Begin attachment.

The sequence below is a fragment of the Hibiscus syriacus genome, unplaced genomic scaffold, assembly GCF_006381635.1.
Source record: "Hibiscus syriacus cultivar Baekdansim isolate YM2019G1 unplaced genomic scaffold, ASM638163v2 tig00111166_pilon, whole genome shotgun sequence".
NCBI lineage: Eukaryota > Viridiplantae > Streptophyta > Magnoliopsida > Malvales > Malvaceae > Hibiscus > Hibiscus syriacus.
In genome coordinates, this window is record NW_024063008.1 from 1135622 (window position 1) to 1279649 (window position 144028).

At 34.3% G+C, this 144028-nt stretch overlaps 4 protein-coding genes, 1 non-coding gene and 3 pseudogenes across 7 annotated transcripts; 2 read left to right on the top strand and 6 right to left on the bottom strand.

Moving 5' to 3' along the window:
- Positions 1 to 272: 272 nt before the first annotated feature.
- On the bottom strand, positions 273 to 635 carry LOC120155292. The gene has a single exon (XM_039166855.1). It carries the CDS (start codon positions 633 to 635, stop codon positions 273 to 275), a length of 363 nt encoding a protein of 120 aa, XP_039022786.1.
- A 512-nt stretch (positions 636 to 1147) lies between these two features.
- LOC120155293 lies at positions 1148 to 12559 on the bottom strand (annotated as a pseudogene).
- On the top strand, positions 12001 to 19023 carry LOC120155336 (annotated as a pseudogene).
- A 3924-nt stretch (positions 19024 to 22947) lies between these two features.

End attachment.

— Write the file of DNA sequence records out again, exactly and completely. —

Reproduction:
The sequence below is a fragment of the Hibiscus syriacus genome, unplaced genomic scaffold, assembly GCF_006381635.1.
Source record: "Hibiscus syriacus cultivar Baekdansim isolate YM2019G1 unplaced genomic scaffold, ASM638163v2 tig00111166_pilon, whole genome shotgun sequence".
NCBI lineage: Eukaryota > Viridiplantae > Streptophyta > Magnoliopsida > Malvales > Malvaceae > Hibiscus > Hibiscus syriacus.
In genome coordinates, this window is record NW_024063008.1 from 1135622 (window position 1) to 1279649 (window position 144028).

At 34.3% G+C, this 144028-nt stretch overlaps 4 protein-coding genes, 1 non-coding gene and 3 pseudogenes across 7 annotated transcripts; 2 read left to right on the top strand and 6 right to left on the bottom strand.

Moving 5' to 3' along the window:
- Positions 1 to 272: 272 nt before the first annotated feature.
- On the bottom strand, positions 273 to 635 carry LOC120155292. The gene has a single exon (XM_039166855.1). It carries the CDS (start codon positions 633 to 635, stop codon positions 273 to 275), a length of 363 nt encoding a protein of 120 aa, XP_039022786.1.
- A 512-nt stretch (positions 636 to 1147) lies between these two features.
- LOC120155293 lies at positions 1148 to 12559 on the bottom strand (annotated as a pseudogene).
- On the top strand, positions 12001 to 19023 carry LOC120155336 (annotated as a pseudogene).
- A 3924-nt stretch (positions 19024 to 22947) lies between these two features.